Calling it "a profound shift" across the U.S., Kris Hudson writes primarily of the proposed zoning change in the District of Columbia [also described here] that would waive "requirements that new buildings near its 40 rail-transit stops include parking spaces, joining a growing list of cities that are responding to shrinking car ownership by residents of dense neighborhoods."
Portland was way ahead of the pack, perhaps too ahead. It waived "some minimum-parking requirements in the 1980s," but after a study "last year found that 70% of residents in eight big apartment complexes near various Portland rail stops owned at least one car, (it) reintroduced minimum parking requirements for new residential buildings of 30 units or more near rail stops".
The parking reform effort in D.C. is made possible by the success of the 37-year-old heavy rail system, Metro, that has enabled 39% of the city's residents in 2011 to be carless. That compares with 25% in 1960. Only New York City has a higher percentage - 56%.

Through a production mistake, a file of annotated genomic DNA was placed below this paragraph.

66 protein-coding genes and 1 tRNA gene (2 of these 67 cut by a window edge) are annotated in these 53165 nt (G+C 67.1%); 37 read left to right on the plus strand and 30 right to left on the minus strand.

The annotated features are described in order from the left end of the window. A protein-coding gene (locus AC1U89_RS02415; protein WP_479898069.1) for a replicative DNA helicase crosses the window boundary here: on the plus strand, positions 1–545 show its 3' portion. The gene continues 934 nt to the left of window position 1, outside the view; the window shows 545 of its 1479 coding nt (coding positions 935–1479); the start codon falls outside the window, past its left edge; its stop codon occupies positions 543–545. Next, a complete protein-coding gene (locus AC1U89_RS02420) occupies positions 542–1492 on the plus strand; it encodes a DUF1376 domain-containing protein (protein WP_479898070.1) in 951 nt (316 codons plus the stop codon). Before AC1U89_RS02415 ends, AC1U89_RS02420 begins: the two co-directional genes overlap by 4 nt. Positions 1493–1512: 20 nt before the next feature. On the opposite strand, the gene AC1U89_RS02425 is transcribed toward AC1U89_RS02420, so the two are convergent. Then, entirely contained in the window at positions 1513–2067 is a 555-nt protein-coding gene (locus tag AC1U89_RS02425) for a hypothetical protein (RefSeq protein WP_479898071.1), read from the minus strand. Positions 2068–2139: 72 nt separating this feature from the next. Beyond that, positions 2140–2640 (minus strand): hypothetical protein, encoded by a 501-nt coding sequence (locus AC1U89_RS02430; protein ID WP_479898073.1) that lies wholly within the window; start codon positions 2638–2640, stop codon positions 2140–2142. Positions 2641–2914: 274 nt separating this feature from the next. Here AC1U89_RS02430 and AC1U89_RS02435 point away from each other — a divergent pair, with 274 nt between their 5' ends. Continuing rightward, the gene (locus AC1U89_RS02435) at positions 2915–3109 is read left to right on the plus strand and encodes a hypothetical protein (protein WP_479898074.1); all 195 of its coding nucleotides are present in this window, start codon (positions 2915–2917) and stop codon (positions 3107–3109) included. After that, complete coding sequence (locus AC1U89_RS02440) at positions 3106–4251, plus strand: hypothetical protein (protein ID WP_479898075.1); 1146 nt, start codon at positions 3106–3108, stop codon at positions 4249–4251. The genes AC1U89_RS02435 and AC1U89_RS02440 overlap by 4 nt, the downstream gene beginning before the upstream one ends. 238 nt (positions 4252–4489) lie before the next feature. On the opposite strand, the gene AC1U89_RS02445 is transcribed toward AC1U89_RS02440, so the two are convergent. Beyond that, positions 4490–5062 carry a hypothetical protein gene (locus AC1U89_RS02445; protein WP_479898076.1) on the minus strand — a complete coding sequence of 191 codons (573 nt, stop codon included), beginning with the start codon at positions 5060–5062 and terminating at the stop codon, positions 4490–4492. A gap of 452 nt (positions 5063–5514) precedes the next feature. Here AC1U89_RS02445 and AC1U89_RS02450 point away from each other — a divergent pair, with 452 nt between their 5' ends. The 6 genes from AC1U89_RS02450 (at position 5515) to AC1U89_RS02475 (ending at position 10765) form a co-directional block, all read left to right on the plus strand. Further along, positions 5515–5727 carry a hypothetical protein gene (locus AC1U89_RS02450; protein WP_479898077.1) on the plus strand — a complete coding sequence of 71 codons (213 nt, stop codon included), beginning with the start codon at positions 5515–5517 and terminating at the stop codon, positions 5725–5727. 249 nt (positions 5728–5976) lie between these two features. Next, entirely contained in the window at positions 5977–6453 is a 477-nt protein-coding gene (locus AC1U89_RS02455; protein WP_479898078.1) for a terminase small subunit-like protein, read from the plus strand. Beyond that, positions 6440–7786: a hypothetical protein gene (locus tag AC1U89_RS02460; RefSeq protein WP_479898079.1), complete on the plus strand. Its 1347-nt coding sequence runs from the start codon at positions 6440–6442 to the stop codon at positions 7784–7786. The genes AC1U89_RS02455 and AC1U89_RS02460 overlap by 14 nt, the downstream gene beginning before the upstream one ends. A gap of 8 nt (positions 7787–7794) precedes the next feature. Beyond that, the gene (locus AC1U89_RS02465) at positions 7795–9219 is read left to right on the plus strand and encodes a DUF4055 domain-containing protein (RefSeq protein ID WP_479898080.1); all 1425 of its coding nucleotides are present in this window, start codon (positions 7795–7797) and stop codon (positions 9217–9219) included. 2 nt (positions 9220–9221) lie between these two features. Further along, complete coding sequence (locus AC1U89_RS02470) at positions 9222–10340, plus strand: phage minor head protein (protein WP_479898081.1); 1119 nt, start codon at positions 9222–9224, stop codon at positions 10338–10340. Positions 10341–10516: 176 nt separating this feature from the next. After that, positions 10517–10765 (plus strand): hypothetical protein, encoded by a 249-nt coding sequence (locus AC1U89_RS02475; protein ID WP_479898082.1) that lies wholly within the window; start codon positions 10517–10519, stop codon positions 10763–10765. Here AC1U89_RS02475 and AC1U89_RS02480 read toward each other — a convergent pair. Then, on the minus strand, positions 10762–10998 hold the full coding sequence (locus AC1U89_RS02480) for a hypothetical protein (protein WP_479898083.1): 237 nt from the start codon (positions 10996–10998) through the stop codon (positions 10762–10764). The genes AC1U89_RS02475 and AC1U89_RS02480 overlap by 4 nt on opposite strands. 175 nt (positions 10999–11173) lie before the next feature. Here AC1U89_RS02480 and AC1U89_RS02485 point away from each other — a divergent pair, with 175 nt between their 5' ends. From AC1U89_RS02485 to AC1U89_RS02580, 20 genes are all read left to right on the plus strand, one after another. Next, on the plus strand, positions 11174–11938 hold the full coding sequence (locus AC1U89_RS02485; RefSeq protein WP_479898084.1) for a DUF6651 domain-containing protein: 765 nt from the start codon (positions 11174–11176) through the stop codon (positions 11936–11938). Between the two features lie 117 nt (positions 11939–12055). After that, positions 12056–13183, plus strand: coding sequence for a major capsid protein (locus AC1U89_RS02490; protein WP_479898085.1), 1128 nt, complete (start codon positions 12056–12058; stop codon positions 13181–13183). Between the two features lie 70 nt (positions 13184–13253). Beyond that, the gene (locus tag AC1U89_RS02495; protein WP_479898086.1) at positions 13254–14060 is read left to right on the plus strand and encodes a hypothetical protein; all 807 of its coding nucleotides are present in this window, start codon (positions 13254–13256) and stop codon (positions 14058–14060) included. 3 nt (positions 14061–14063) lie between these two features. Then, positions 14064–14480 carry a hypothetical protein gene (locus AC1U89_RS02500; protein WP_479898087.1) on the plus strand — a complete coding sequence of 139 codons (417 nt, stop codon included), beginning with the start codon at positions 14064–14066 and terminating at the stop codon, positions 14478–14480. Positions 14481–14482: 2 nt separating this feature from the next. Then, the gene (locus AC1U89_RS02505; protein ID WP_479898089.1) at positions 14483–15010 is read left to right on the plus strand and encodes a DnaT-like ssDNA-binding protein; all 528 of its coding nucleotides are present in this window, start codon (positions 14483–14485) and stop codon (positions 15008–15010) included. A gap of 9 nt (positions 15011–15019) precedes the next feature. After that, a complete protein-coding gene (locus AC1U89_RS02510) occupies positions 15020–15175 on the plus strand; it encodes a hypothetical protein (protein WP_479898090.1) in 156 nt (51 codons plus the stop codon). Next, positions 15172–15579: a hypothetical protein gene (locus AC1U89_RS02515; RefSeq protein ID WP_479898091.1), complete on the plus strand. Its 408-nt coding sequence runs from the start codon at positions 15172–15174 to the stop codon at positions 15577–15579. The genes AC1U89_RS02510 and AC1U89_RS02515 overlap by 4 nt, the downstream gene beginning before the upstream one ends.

While Hudson writes, "Nationally, car ownership has risen in recent decades. According to census data, 9.3% of U.S. households had no car in 2011, down from 10.3% in 2000 and 13% in 1990", it was reported here on June 20 that "total auto ownership peaked in 2008 according to a new report by Michael Sivak of the University of Michigan's Transportation Research Institute".
For one suggestion for how to appease opponents of parking reform, see Matthew Yglesias's recent post on the topic for Slate.
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